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April 04, 2006


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Sissy Willis

It's a religion to them, as Michael Crichton has written:

Repent, o ye energy sinners http://sisu.typepad.com/sisu/2003/12/the_most_import.html

And they're shameless about preaching the gospel to us infidels. From "The Tribal Filter on Green News" in Insight Mag, July 1990:

. . . At a conference on the environment in Washington earlier this year, reported by The Wall Street Journal's David Brooks, Charles Alexander harrumphed:

"As the science editor at Time I would freely admit that on this issue we have crossed the boundary from news reporting to advocacy."

Soylent green http://sisu.typepad.com/sisu/2004/01/_blogging_is_no_4.html


Thanks for the excellent article! I have often wondered about what the real state of our environmental progress is. It seems so politicized most of the time.

I'm going to visit your blog again when I have more time to look through your back catalog. Keep up the good work!


Believe me, the environment is in better condition now then it's been since before the industrial revolution.

This is just more proof.

You're right about it being a religion, to say anything good about the environment in the US is blasphemous.

Love the blog.


Well said Miss Kelly
Simiilar to all of the accolades that President Bush got for the diesal emmissions law that passed a few years back. Yeah - I don't really remember either!


Actually, wetlands created around stormwater retention ponds don't function in nearly the same way as natural wetlands do. To compare the two is to compare apples and oranges and to make a blanket statement that wetlands are increasing b/c of areas around stormwater retention ponds is just ignorance. Wetlands perform monumental services to ecosystems. some of those services can be performed by those wetlands created around SW retention ponds...things like nursery areas for wildlife and such. However, when you are talking about the functions such as the slow filtering of contaminants out of water and the power of wetlands to absorb so much water to abate flooding in areas prone to this, retention pond wetlands don't perform in nearly the same way. New Orleans is a perfect example. Since the early 1900's, their coastal wetland loss accounts for almost 50% of the total US loss of wetlands. This didnt have an affect on the strength of Katrina, but it certainly had a monumental affect on the ability of the natural landscape to withstand Katrina. SW retention pond wetlands would not have functioned in the same way. Wetlands aren't there just to look at, they perform vital functions that the population takes for granted every day.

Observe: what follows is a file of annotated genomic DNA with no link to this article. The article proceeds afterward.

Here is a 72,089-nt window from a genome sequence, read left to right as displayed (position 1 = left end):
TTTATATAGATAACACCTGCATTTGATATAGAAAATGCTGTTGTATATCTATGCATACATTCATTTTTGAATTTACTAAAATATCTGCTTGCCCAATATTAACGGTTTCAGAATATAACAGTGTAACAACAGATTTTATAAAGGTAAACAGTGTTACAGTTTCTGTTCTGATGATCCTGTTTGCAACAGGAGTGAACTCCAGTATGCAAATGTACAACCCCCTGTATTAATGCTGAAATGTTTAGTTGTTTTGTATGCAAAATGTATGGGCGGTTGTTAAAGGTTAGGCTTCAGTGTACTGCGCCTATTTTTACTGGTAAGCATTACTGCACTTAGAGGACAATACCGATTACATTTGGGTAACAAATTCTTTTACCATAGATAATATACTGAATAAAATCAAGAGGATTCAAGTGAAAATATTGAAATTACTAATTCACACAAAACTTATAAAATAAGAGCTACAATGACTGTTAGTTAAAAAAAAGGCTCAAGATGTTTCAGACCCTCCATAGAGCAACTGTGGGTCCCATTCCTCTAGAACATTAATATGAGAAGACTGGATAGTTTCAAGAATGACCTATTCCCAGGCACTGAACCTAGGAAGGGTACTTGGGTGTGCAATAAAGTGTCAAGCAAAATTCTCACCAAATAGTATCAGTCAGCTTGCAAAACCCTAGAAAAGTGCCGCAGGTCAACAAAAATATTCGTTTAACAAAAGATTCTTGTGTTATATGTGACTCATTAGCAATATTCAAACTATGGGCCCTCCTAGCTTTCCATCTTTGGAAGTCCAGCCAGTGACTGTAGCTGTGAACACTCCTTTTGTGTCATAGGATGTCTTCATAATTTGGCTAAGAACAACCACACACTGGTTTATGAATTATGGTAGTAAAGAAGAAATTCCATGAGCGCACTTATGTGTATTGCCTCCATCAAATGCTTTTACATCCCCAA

Katinula, no one is saying they're the functional equivalent. Stormwater retention ponds nonetheless prevent TPH and metals in the runoff from directly entering surface water bodies, and they're a big improvement in handling stormwater. They do provide some wildlife habitat, as anybody who works near one can attest. The DOI press release indicates that wetlands restoration in conservation area is also part of the net gain (which I added to the entry above). Yes, we need to protect wetlands, especially coastal ones. (Katrina may utimately prove useful in demonstrating what a bad idea it is to have intense development in these wetlands.) Wetlands restoration has proven to be quite successful, and is being used in many states to offset wetlands losses. There's plenty of good news here.

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